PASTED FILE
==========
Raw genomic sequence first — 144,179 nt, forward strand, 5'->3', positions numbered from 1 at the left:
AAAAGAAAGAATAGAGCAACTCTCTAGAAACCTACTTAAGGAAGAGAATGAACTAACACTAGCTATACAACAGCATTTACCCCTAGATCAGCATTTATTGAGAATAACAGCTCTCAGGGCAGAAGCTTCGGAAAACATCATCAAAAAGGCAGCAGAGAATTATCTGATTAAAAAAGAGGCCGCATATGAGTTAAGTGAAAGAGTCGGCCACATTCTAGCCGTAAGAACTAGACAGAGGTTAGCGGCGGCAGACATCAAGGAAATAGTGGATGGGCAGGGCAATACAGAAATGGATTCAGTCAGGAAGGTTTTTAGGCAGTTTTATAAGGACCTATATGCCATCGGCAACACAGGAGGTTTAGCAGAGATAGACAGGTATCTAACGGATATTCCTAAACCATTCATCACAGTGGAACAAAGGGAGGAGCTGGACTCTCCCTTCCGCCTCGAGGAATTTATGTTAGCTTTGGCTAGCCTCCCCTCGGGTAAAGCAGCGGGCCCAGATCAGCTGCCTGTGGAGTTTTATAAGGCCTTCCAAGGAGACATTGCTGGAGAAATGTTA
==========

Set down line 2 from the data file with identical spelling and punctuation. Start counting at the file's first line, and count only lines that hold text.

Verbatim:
AAAAGAAAGAATAGAGCAACTCTCTAGAAACCTACTTAAGGAAGAGAATGAACTAACACTAGCTATACAACAGCATTTACCCCTAGATCAGCATTTATTGAGAATAACAGCTCTCAGGGCAGAAGCTTCGGAAAACATCATCAAAAAGGCAGCAGAGAATTATCTGATTAAAAAAGAGGCCGCATATGAGTTAAGTGAAAGAGTCGGCCACATTCTAGCCGTAAGAACTAGACAGAGGTTAGCGGCGGCAGACATCAAGGAAATAGTGGATGGGCAGGGCAATACAGAAATGGATTCAGTCAGGAAGGTTTTTAGGCAGTTTTATAAGGACCTATATGCCATCGGCAACACAGGAGGTTTAGCAGAGATAGACAGGTATCTAACGGATATTCCTAAACCATTCATCACAGTGGAACAAAGGGAGGAGCTGGACTCTCCCTTCCGCCTCGAGGAATTTATGTTAGCTTTGGCTAGCCTCCCCTCGGGTAAAGCAGCGGGCCCAGATCAGCTGCCTGTGGAGTTTTATAAGGCCTTCCAAGGAGACATTGCTGGAGAAATGTTA